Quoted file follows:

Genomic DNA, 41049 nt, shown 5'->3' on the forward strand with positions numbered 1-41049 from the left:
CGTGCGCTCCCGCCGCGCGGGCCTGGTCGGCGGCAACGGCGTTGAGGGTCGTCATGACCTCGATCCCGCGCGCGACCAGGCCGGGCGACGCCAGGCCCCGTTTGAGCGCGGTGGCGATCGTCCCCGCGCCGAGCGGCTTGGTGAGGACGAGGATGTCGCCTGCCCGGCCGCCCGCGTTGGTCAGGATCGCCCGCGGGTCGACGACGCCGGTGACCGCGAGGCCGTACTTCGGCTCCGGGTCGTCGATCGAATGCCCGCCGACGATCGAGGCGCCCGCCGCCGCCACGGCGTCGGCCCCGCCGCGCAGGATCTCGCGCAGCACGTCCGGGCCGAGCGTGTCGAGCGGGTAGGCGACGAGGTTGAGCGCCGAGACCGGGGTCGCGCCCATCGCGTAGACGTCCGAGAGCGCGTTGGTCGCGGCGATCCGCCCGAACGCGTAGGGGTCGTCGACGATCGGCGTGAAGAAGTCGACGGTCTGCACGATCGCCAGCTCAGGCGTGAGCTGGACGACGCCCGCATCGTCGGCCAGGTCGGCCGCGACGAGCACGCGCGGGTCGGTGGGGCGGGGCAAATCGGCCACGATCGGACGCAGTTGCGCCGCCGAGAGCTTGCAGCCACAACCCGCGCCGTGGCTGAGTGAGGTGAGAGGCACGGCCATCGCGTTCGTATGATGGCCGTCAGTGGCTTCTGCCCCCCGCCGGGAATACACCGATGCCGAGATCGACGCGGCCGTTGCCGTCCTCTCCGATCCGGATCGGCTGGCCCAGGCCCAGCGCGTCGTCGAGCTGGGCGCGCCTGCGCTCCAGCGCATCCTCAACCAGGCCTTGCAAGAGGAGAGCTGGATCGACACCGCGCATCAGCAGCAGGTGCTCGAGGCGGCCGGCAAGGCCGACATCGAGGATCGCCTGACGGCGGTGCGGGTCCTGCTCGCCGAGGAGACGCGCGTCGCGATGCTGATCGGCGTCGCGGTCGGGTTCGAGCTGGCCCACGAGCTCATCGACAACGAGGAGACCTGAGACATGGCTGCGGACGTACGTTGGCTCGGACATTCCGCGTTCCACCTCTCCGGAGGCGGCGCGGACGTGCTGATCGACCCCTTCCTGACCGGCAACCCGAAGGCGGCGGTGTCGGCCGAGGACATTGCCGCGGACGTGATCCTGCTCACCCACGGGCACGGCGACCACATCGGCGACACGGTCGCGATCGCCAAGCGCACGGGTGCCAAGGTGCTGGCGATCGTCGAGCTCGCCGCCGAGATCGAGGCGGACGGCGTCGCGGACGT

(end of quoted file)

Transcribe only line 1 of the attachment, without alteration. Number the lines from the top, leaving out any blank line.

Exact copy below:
Genomic DNA, 41049 nt, shown 5'->3' on the forward strand with positions numbered 1-41049 from the left: